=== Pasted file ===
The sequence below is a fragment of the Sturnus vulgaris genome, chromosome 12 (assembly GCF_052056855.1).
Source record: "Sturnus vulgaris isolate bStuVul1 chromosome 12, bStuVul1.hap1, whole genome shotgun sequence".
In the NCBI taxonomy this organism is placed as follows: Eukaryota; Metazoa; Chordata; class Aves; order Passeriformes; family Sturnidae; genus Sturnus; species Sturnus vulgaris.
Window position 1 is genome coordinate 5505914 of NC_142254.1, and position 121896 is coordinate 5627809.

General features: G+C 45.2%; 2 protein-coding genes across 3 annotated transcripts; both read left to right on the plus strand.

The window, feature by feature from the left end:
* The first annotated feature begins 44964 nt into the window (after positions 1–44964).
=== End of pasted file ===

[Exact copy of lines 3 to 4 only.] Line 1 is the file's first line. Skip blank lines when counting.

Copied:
In the NCBI taxonomy this organism is placed as follows: Eukaryota; Metazoa; Chordata; class Aves; order Passeriformes; family Sturnidae; genus Sturnus; species Sturnus vulgaris.
Window position 1 is genome coordinate 5505914 of NC_142254.1, and position 121896 is coordinate 5627809.